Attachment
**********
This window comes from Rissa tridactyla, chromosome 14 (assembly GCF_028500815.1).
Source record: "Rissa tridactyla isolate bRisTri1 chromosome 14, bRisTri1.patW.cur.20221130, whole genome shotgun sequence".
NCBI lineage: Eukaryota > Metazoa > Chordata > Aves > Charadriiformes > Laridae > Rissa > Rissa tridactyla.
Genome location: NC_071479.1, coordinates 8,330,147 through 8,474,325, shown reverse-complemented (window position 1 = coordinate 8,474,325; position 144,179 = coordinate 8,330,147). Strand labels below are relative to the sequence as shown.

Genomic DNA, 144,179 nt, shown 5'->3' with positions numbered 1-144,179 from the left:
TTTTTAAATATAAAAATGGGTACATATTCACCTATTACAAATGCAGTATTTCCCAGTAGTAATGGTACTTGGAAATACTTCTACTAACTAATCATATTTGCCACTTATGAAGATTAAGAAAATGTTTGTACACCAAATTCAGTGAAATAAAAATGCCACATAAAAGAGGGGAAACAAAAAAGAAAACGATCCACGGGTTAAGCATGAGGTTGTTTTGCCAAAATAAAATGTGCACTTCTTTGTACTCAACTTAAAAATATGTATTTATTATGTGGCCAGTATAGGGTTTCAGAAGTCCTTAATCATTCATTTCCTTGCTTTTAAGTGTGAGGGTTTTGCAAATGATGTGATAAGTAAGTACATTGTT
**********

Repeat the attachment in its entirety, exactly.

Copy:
This window comes from Rissa tridactyla, chromosome 14 (assembly GCF_028500815.1).
Source record: "Rissa tridactyla isolate bRisTri1 chromosome 14, bRisTri1.patW.cur.20221130, whole genome shotgun sequence".
NCBI lineage: Eukaryota > Metazoa > Chordata > Aves > Charadriiformes > Laridae > Rissa > Rissa tridactyla.
Genome location: NC_071479.1, coordinates 8,330,147 through 8,474,325, shown reverse-complemented (window position 1 = coordinate 8,474,325; position 144,179 = coordinate 8,330,147). Strand labels below are relative to the sequence as shown.

Genomic DNA, 144,179 nt, shown 5'->3' with positions numbered 1-144,179 from the left:
TTTTTAAATATAAAAATGGGTACATATTCACCTATTACAAATGCAGTATTTCCCAGTAGTAATGGTACTTGGAAATACTTCTACTAACTAATCATATTTGCCACTTATGAAGATTAAGAAAATGTTTGTACACCAAATTCAGTGAAATAAAAATGCCACATAAAAGAGGGGAAACAAAAAAGAAAACGATCCACGGGTTAAGCATGAGGTTGTTTTGCCAAAATAAAATGTGCACTTCTTTGTACTCAACTTAAAAATATGTATTTATTATGTGGCCAGTATAGGGTTTCAGAAGTCCTTAATCATTCATTTCCTTGCTTTTAAGTGTGAGGGTTTTGCAAATGATGTGATAAGTAAGTACATTGTT